Guglielmo Marconi


Guglielmo Marconi : biography

25 April 1874 – 20 July 1937


Early years

Marconi was born as Guglielmo Giovanni Maria Marconi, Presso l’accademia, 1974 , p. 11. in Bologna on 25 April 1874, the second son of Giuseppe Marconi, an Italian landowner, and his Irish/Scots wife, Annie Jameson, daughter of Andrew Jameson of Daphne Castle in County Wexford, Ireland and granddaughter of John Jameson, founder of whiskey distillers Jameson & Sons. Marconi was educated privately in Bologna in the lab of Augusto Righi, in Florence at the Istituto Cavallero and, later, in Livorno. As a child Marconi, according to Robert McHenry, did not do well in school.Robert McHenry, "Guglielmo Marconi," in Encyclopaedia Britannica, 1993. On the contrary, historian Corradi Giuliano in his biography reports that Marconi was a true genius.Corradi Giuliano, "Guglielmo Marconi," Guglielmo Marconi. Tracce di un genio nel Tigullio, 2009. Baptized as a Catholic, he was also a member of the Anglican Church, being married into it; however, he still received a Catholic annulment.

Radio work

During his early years, Marconi had an interest in science and electricity. One of the scientific developments during this era came from Heinrich Hertz, who, beginning in 1888, demonstrated that one could produce and detect electromagnetic radiation—now generally known as radio waves, at the time more commonly called "Hertzian waves" or "aetheric waves". Hertz’s death in 1894 brought published reviews of his earlier discoveries, and a renewed interest on the part of Marconi. He was permitted to briefly study the subject under Augusto Righi, a University of Bologna physicist and neighbour of Marconi who had done research on Hertz’s work.

Early experimental devices

Marconi began to conduct experiments, building much of his own equipment in the attic of his home at the Villa Griffone in Pontecchio, Italy, with the help of his butler Mignani. His goal was to use radio waves to create a practical system of "wireless telegraphy"—i.e. the transmission of telegraph messages without connecting wires as used by the electric telegraph. This was not a new idea—numerous investigators had been exploring wireless telegraph technologies for over 50 years, but none had proven technically and commercially successful. Marconi’s system had the following components:Marconi delineated his 1895 apparatus in his Nobel Award speech. See: Marconi, "" Nobel Lectures. Physics 1901–1921. Amsterdam: Elsevier Publishing Company, 1967: 196–222. p. 198.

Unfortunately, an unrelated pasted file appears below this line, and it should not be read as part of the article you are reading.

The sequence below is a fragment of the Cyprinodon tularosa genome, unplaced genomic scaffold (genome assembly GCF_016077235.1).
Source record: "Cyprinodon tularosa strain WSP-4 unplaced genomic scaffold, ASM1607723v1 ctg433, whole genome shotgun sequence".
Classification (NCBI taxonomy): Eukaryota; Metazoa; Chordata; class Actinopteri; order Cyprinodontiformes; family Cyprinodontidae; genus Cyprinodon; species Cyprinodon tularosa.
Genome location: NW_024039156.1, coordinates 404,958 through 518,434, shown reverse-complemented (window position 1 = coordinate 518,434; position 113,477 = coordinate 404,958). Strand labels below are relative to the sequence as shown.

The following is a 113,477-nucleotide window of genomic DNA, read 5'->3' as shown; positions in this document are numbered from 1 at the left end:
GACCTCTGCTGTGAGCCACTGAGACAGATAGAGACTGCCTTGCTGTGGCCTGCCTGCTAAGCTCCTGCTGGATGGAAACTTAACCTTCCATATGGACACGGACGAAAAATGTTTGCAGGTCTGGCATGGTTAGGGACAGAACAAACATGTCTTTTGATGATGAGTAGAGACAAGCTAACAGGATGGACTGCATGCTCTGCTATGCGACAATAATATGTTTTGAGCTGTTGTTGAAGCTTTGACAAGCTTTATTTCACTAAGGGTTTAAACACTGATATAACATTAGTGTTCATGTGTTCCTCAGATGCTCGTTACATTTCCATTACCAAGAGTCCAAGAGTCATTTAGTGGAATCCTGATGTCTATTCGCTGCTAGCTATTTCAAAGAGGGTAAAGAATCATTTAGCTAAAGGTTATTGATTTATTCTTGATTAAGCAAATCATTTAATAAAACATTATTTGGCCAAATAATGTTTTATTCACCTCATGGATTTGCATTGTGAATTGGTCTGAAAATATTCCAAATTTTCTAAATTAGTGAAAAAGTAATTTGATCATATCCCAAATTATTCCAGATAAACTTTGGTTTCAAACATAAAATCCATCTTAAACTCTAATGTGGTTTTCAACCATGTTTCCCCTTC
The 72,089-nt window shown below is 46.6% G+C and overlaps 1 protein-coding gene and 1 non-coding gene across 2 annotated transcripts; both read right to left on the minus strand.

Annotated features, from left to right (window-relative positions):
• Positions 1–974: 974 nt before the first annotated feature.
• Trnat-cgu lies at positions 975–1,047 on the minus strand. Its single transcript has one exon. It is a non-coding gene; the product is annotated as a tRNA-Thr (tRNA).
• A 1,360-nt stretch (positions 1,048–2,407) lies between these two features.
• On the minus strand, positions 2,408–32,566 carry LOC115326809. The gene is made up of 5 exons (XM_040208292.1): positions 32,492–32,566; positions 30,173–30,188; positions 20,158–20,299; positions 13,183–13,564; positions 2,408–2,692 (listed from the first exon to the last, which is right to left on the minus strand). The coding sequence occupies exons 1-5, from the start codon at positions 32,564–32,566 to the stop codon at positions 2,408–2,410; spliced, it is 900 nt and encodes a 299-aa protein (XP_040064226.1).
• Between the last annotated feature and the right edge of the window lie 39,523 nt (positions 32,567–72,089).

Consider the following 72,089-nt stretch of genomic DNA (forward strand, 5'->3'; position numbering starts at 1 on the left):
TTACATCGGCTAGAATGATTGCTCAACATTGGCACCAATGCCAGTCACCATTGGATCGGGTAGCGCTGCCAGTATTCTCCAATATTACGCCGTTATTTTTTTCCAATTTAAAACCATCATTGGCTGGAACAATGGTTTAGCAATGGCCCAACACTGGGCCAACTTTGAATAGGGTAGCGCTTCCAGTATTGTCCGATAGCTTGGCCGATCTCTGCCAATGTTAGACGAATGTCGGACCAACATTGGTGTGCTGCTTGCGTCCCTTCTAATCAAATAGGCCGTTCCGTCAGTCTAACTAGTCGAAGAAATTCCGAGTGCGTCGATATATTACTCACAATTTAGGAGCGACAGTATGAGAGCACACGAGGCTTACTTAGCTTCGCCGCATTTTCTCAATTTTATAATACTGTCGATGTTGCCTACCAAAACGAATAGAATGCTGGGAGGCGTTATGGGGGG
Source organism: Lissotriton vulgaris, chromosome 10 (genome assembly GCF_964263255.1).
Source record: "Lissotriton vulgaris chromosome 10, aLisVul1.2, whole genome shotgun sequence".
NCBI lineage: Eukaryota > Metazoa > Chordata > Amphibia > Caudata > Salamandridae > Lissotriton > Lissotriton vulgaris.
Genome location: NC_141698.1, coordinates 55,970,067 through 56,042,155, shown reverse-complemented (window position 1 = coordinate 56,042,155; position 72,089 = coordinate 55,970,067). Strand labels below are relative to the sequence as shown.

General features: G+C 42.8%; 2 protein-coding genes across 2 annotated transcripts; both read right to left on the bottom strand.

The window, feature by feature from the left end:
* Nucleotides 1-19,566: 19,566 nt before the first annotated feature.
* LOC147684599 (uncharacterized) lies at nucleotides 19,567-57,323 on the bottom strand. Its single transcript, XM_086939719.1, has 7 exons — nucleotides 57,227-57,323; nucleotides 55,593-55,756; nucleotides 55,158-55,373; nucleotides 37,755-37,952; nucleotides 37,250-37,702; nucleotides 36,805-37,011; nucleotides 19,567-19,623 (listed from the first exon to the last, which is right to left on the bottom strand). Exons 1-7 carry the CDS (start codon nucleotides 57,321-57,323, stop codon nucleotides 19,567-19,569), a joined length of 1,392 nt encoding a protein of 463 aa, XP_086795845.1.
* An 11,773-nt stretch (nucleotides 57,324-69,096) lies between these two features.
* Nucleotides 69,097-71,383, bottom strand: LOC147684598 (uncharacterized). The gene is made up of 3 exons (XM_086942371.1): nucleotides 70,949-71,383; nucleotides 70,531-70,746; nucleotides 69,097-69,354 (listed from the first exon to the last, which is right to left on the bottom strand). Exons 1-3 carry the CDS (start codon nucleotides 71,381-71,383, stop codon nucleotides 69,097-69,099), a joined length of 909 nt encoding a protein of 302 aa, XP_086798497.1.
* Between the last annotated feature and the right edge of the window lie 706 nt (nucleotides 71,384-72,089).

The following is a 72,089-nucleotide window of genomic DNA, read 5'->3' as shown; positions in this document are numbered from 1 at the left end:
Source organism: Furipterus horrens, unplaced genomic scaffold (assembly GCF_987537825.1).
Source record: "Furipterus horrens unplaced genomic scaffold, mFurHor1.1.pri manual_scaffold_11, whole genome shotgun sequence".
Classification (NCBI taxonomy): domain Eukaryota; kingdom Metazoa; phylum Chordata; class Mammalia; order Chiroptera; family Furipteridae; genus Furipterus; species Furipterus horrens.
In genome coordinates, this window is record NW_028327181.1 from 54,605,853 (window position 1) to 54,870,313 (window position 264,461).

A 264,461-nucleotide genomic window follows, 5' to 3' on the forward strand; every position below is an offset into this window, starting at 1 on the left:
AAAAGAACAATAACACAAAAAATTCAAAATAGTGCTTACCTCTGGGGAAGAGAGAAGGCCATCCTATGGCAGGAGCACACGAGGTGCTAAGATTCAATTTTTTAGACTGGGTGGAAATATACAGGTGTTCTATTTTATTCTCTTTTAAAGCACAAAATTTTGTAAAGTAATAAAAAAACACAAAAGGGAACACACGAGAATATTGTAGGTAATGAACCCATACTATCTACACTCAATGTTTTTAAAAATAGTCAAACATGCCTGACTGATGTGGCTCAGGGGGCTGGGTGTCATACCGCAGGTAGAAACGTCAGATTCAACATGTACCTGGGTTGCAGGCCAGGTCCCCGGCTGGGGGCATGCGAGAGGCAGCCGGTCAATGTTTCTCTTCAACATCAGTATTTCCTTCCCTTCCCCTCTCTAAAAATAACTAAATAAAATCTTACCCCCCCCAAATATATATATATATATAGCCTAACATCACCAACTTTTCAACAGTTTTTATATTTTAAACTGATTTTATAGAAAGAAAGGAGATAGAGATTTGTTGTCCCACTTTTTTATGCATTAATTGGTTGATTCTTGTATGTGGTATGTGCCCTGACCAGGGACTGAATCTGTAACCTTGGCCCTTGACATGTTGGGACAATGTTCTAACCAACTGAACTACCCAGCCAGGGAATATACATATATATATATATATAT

• A relatively simple oscillator, or spark-producing radio transmitter.
  • A wire or capacity area placed at a height above the ground;
  • A coherer receiver, which was a modification of Edouard Branly’s original device, with refinements to increase sensitivity and reliability;
  • A telegraph key to operate the transmitter to send short and long pulses, corresponding to the dots-and-dashes of Morse code; and
  • A telegraph register, activated by the coherer, which recorded the received Morse code dots and dashes onto a roll of paper tape.

Similar configurations using spark-gap transmitters plus coherer-receivers had been tried by others, but many were unable to achieve transmission ranges of more than a few hundred metres.

Marconi, just twenty years old, began his first experiments working on his own with the help of his butler Mignani. In the summer of 1894, he built a storm alarm made up of a battery, a coherer, and an electric bell, which went off if there was lightning. Soon after he was able to make a bell ring on the other side of the room by pushing a telegraphic button on a bench.. Retrieved on 12 July 2012.

One night in December, Guglielmo woke his mother up and invited her into his secret workshop and showed her the experiment he had created. The next day he also showed his father, who, when he was certain there were no wires, gave his son all of the money he had in his wallet so Guglielmo could buy more materials.